Yes, I totaly understand what you are saying, I think that your right, I KNOW that your right, about the potential thing. I was born with a very lucky body. I do have high goals, becuase there is nothing to say i can't be a great ballet dancer. And so thats what I expect, with hard work. All that said, I dont often lose sight of how much I have improved, and manage to stay in a great positive attitude. In fact going home to my old studios can be a great way feel good! And I know that people would not invest in me if they didnt see possibilities. It is just this, that sometimes makes me worry, It can be hard to put out as much as people put into me. But yeah, thaks for the reply!!! I wouldnt dream of taking offense to anything you said, it is all quite down to earth and more importantly, true.

 

Thanks Again!!!

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Guest Nadezhda

I'm glad you understood me, Ed. I am happy I could help.

It is just this, that sometimes makes me worry, It can be hard to put out as much as people put into me.

 

I do agree with this. It is one of the hardest things, but this is what makes a distinction between the good and not so good dancers.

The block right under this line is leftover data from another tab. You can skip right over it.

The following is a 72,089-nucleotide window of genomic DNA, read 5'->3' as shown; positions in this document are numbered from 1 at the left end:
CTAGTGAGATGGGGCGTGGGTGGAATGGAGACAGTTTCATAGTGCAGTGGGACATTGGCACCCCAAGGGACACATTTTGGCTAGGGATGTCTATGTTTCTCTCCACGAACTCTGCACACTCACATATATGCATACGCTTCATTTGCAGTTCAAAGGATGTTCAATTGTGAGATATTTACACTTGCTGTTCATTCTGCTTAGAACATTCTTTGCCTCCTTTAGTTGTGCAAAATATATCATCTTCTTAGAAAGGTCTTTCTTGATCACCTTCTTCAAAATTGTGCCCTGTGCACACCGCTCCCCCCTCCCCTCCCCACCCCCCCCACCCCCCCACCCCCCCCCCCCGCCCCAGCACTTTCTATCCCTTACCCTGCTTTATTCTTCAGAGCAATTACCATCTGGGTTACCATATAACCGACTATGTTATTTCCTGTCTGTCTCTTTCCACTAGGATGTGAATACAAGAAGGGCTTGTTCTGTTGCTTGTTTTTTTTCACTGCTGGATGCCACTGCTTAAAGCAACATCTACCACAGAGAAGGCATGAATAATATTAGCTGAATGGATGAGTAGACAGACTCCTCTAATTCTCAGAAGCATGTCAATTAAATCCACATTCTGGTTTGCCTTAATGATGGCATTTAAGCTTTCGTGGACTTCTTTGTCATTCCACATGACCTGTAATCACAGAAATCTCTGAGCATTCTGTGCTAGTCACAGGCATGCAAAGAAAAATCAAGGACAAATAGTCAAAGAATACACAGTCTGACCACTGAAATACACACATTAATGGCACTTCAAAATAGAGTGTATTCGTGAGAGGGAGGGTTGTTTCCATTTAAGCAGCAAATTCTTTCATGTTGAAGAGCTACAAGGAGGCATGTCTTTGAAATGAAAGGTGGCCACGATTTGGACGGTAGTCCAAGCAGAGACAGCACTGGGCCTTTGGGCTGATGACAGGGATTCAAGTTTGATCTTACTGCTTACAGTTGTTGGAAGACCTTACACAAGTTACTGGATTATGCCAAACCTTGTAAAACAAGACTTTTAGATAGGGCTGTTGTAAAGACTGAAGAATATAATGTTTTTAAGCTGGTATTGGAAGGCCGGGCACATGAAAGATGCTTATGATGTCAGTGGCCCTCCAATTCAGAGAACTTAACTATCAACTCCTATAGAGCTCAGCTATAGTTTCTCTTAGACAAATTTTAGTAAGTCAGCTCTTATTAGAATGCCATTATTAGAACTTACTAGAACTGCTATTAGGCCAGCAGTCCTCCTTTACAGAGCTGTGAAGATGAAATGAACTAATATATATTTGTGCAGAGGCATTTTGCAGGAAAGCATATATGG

Keep the good work! :)

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Guest hesterlover1

Hi Ed, first of all, I understand your frustration--I think every dancer has had that feeling that they are horrible and do everything wrong. The advice you've received above is all really good. It is great in the dance world to find a male dancer who not only has a lot of potential, but WANTS to dance and is passionate about ballet. Compared to the number of girls out there, guys like you are relatively hard to come by! ;) That may be why they seem impressed with you at Interlochen, because they can't wait to work with you and help you become the best you can be.

 

Also, I wanted to let you know that at the SI I just attended (Joffrey Midwest Workshop), there was a guy from Interlochen who is going to be a senior this school year. I talked to him about it a bit, because I had auditioned for the program and been accepted into both the summer intensive and the school year, but decided not to go. He told me he loves the program and he would recommend it. And he is quite a good dancer--not perfect, of course, but who is perfect, after all? I agree with Nadezhda that there are no perfect dancers. ;) I think that Interlochen is a good school, and the intensive training you'll get there will help you to achieve your goals and become a professional dancer. Good luck!! And let us know how it turns out. :) Hope this has helped.

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  • 3 weeks later...
Guest Sassybeaver